WASHINGTON – Two owners of a Houston durable medical equipment (DME) company were each sentenced to prison today for their roles in a Medicare fraud scheme, announced the Department of Justice, the FBI and the Department of Health and Human Services (HHS).
U.S. District Judge David Hittner in the Southern District of Texas sentenced Kemmie Houston to 63 months in prison and Sharon Beal to 51 months in prison. In addition to their prison terms, Houston and Beal were sentenced to two years of supervised release and were ordered to pay $403,704 in restitution, jointly and severally.
Beal, 48, and Houston, 43, pleaded guilty in June 2011 to one count of conspiracy to commit health care fraud.
According to court documents, Beal and Houston owned and operated STK Consultants. STK maintained a Medicare provider number to submit Medicare claims for the costs of DME and purported to provide orthotics, power wheelchairs, power wheelchair accessories and other DME to Medicare beneficiaries. According to court documents, Beal and Houston caused STK to submit claims to Medicare for DME that was medically unnecessary and/or not provided, including orthotic devices that were components of “arthritis kits.” The arthritis kit generally contained a number of devices including braces for both sides of the body and related accessories such as heat pads. In total, from August 2005 through August 2010, STK submitted approximately $851,212 in fraudulent claims to Medicare.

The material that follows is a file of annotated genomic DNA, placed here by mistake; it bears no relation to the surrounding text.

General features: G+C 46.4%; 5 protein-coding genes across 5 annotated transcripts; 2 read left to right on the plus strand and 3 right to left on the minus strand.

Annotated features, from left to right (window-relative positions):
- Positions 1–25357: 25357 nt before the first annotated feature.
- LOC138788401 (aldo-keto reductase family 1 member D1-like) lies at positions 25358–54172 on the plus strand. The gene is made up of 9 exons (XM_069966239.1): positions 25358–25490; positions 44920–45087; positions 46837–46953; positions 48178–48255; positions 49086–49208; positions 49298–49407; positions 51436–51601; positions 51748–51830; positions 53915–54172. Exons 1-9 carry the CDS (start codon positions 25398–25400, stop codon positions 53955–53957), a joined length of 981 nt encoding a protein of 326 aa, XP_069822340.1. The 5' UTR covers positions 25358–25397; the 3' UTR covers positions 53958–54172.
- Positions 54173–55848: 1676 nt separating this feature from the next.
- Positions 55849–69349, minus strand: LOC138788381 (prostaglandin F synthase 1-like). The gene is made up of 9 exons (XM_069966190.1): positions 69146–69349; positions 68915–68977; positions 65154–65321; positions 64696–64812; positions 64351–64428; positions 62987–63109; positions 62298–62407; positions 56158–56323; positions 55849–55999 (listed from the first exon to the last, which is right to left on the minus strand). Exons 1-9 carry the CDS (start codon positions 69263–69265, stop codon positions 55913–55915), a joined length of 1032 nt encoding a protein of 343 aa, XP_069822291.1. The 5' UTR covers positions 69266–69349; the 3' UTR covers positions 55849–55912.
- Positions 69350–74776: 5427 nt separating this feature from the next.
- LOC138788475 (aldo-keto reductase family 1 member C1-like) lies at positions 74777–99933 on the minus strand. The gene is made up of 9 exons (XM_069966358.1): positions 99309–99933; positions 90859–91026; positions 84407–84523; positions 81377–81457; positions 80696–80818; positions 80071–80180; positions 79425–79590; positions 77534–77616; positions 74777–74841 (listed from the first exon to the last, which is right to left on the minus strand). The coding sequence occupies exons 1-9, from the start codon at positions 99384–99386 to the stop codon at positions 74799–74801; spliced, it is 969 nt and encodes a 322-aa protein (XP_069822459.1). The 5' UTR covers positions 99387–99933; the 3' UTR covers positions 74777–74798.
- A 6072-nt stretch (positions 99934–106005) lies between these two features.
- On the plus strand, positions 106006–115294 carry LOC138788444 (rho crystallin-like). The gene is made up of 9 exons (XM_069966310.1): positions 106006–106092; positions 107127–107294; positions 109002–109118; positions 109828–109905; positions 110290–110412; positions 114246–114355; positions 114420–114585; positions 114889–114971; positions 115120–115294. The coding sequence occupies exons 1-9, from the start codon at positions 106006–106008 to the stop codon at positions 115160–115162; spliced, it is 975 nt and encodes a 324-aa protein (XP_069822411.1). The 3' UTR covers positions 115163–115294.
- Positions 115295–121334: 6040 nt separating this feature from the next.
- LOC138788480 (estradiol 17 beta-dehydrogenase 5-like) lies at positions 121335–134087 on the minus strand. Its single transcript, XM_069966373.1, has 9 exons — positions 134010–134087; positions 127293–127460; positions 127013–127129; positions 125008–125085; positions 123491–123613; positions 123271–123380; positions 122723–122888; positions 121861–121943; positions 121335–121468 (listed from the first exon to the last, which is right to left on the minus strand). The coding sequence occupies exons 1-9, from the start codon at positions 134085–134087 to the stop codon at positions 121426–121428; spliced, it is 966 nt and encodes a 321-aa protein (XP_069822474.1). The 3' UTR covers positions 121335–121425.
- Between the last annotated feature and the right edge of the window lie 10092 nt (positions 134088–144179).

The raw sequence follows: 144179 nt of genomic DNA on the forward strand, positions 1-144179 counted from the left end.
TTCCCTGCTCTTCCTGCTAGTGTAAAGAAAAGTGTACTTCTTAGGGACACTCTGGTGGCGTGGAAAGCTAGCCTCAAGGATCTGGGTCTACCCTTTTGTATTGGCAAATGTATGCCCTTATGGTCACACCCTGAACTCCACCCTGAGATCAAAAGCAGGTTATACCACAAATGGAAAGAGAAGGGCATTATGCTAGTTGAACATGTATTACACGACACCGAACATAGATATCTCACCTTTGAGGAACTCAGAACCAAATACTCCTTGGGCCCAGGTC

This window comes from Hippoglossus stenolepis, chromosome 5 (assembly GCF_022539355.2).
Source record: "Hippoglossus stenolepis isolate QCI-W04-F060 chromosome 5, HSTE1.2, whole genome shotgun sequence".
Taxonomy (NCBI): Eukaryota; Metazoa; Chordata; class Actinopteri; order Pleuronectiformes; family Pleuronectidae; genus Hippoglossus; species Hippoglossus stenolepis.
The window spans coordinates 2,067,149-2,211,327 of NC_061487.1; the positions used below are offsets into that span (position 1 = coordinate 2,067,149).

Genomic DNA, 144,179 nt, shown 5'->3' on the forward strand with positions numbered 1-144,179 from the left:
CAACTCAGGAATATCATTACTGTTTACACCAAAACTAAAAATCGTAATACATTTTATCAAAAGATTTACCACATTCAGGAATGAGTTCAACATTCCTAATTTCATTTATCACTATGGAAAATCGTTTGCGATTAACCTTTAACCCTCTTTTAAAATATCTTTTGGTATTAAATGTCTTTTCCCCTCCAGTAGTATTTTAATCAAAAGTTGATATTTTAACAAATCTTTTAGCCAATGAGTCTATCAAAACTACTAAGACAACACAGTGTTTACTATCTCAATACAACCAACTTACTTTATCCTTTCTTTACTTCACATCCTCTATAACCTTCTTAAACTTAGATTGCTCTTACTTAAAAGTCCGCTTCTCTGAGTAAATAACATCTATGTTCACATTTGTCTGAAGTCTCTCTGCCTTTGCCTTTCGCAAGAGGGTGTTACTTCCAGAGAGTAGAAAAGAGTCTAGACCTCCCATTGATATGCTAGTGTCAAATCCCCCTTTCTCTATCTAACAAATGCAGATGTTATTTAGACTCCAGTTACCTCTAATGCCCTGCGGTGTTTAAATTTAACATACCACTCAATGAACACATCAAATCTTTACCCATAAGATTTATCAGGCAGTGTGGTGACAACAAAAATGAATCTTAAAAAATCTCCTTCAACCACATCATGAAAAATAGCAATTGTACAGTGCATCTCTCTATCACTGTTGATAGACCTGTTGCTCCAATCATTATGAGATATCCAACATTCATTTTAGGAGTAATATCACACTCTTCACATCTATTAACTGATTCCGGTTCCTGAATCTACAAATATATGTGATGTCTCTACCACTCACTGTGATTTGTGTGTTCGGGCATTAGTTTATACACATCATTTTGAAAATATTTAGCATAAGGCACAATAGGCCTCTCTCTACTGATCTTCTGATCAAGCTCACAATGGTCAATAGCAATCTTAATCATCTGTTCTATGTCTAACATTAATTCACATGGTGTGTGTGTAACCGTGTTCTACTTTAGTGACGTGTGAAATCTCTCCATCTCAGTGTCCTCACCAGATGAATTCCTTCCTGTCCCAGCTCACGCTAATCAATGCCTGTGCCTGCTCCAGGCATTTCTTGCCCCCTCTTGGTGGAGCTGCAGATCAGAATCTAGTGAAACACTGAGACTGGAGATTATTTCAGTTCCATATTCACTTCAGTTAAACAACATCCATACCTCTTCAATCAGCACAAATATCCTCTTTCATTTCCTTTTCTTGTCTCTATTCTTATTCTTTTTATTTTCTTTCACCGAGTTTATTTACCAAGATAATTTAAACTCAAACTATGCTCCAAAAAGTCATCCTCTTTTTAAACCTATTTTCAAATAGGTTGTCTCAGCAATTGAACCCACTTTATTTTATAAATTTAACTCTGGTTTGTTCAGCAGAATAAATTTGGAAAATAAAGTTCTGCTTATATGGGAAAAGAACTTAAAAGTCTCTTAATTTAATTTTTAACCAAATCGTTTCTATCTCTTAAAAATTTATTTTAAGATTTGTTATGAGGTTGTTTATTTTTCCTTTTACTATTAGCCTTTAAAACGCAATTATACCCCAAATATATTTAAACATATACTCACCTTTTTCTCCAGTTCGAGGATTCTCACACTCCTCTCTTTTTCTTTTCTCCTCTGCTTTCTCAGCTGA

The sentences were announced by Assistant Attorney General Lanny A. Breuer of the Justice Department’s Criminal Division; U.S. Attorney Kenneth Magidson of the Southern District of Texas; Special Agent-In-Charge Stephen L. Morris of the FBI’s Houston Field Office; Special Agent-in-Charge Mike Fields of the Dallas Regional Office of HHS’s Office of the Inspector General (HHS-OIG) and the Texas Attorney General’s Medicaid Fraud Control Unit (MFCU).
The case was prosecuted by Trial Attorney Laura M.K. Cordova and Assistant Chief Sam S. Sheldon of the Criminal Division’s Fraud Section. The case was brought as part of the Medicare Fraud Strike Force, supervised by the U.S. Attorney’s Office for the Southern District of Texas and the Criminal Division’s Fraud Section.
Since their inception in March 2007, Medicare Fraud Strike Force operations in nine locations have charged more than 1,140 defendants who collectively have falsely billed the Medicare program for more than $2.9 billion. In addition, HHS’s Centers for Medicare and Medicaid Services, working in conjunction with the HHS-OIG, are taking steps to increase accountability and decrease the presence of fraudulent providers.
To learn more about the Health Care Fraud Prevention and Enforcement Action Team (HEAT), go to: www.stopmedicarefraud.gov.